I don’t want bookstores to go away. I heard the author Ann Patchett talking on NPR a few weeks ago about Parnassus, the bookstore she just opened in Nashville. The big question was why she was taking such a risk—opening a bookstore, in this economy, when people aren’t even sure that books are going to be around much longer. Ann said while it’s true that the big bookstore model might not work anymore, she’s betting that there is still a market for smaller ones. Maybe things had gone a little over the top with cafés and selling non-book stuff like candles and expensive pens and designer purses.

She’s probably right. And I hope she’s right about her new bookstore. Because shouldn’t there still be a place where people who love to read can browse alongside other people who love to read? Where you can ask for information about whatever thoughts pop into your head? And where an old woman picking out a new bible has to brush past a biker flipping through a copy of The Anarchists Cookbook?

Monday, December 5, 2011

Red Riding Hood, Tattoos, and Other Gifts of Charity

Saturday my family volunteered to help out at a Christmas party for underprivileged kids. It was a nice party. Holiday songs played. A Santa sat up on the stage so kids could sit on him. There was food and crafts and games. My daughter and I decorated kids with tattoos. Turns out this was kind of stressful. Some of the tattoos didn’t latch on properly. Only half the candy cane stuck. Or one of the elf arms got lopped off. The kids didn’t typically like a wet, cold sponge pressed on the back of their hands. Or on their cheeks. Or for one kid, smack dab in the middle of his forehead, which ended up sparking a momentary trend in snowman tattoo placement.

My husband and I had gone out to buy gifts the week before. His company sponsored the party, and his office had contributed donations, but it was up to us to purchase the items on the wish list. The little girl we’d drawn wished for a coat and gloves. Also a “doll baby.” That’s the way she wrote it, and I don’t know why but it killed me, that wording. We weren’t allowed to spend too much money (to make things fair, the organizers said) so there were elements of resourcefulness and planning involved. How could we afford to get the coat AND the doll baby without going over the limit? We managed, though, and I was hoping to watch the little girl open the presents, but we didn’t get to stay for the gift opening. It was just as well. I think the organizers wanted the gifts to seem like they’d come from Santa. Instead of from well-meaning, over-blessed, seasonal do-gooders.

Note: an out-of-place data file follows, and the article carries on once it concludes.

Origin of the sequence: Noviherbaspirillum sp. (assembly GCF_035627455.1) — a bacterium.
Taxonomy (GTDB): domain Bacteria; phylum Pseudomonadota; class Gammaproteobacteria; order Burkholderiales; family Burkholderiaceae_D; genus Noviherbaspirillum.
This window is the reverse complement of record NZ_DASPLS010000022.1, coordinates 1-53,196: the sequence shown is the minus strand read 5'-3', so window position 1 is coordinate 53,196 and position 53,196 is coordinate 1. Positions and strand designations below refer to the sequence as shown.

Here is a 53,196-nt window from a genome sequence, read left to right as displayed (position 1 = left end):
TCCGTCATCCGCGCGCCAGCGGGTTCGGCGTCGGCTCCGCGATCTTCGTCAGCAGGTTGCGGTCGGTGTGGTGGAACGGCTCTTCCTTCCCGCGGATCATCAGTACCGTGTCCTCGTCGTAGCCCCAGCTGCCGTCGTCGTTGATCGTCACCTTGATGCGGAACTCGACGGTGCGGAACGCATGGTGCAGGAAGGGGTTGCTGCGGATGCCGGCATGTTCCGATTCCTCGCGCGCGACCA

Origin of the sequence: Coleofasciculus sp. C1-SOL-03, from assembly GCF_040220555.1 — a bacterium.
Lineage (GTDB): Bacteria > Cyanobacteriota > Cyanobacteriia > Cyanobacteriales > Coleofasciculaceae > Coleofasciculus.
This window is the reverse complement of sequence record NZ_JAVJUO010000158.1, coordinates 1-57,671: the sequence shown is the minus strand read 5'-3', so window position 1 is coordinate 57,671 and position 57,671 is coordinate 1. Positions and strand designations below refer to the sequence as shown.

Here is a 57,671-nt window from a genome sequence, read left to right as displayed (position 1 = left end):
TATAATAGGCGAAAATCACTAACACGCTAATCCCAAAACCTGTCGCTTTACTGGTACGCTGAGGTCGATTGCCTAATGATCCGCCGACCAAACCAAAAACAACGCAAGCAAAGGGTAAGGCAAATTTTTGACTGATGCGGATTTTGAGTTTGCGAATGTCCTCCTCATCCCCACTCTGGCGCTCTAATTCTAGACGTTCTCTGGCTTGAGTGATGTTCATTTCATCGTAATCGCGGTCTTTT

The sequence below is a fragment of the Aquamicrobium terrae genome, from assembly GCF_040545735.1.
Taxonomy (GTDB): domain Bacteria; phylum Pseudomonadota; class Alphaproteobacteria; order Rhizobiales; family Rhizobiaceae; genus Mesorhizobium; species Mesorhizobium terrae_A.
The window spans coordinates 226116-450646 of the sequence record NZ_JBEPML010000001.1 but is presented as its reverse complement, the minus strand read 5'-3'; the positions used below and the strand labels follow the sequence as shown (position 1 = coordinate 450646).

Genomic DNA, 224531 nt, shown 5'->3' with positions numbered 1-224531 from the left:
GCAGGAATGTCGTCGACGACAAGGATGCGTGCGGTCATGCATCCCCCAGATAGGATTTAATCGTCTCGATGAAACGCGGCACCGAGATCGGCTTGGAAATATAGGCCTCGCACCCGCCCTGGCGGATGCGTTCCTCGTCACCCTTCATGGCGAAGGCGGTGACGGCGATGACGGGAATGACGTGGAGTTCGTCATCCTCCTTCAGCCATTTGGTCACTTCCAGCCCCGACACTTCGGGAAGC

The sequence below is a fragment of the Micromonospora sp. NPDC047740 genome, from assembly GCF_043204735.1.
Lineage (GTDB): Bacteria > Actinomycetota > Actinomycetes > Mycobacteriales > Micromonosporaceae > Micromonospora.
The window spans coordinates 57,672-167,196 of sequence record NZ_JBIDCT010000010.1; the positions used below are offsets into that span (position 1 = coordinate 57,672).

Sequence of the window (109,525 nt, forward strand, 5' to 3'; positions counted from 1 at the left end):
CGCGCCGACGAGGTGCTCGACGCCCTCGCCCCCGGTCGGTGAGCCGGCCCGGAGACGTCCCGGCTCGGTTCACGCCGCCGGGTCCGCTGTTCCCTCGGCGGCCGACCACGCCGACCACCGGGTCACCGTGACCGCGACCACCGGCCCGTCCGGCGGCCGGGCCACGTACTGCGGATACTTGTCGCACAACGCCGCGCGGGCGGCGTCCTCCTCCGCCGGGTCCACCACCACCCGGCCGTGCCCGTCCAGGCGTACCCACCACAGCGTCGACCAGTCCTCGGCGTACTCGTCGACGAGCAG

What kids want to have it pointed out to them that they’re needy? I remember going to the bank with my mother when I was seven years old. In the lobby there was a display of what seemed like hundreds of dolls. Each one was dressed up in a different outfit. A lacy ball gown. A hula skirt. Flowery nightshirt and bathrobe. It took a long inspection for me to realize it was the same doll wearing different clothes. I stared at them longingly while my mother went about her banking business then I asked her if I could have one and she told me they were for the needy. I’m not sure I understood what that meant except that I couldn’t have a doll. And I didn’t understand it later when that Christmas, I DID get one of the dolls, the one dressed like Little Red Riding Hood. That was the year my father died and my mother was instantly a young single mother with three kids under the age of seven. Maybe she hadn’t realized we were needy either.

I was having flashbacks of Red Riding Hood when I was carefully pressing tattoos on little kids’ cheeks and they would flounce off to grin at themselves in the mirror and I would pray the tattoo wouldn’t peel off while their parents smiled wearily and didn't look me in the eye.

A few weeks ago I read the book Mountains Beyond Mountains by Tracy Kidder. It’s a true story about a guy named Paul Farmer, a Harvard doctor who volunteers most of his time at a clinic he started in Haiti.


The book is alternately depressing and inspiring. It’s depressing because there is so much need in the world, and these needy people are ordinary people just like any other people who for the most part are forgotten and ignored and suffering and sometimes dying because no one is helping them. And it’s inspiring because Paul Farmer, one ordinary but clearly brilliant and caring man, is doing everything he can to save them. And then it’s depressing again because you read this book, or at least I did, thinking what the heck is wrong with me, sitting around worrying about inane meaningless stuff like stupid book deals when there are real people right now out there in the world starving and sick and in pain?

And what did I do with this realization? I took a few hours to shop for a coat and stick snowflake tattoos on kids’ faces. Not sure how much of a difference that made in the ultimate scheme of life. Or who knows. I really liked my Red Riding Hood doll. It was clear to me when I opened it the Christmas I was seven that it was the best doll from the bank lobby display. I don’t know who donated it, who sewed the darling jumper and cape and hood. It was a small thing but it meant something to me, a needy little girl who didn’t know she was needy.

Friday, December 2, 2011

On Black Holes and Alleged Book Deals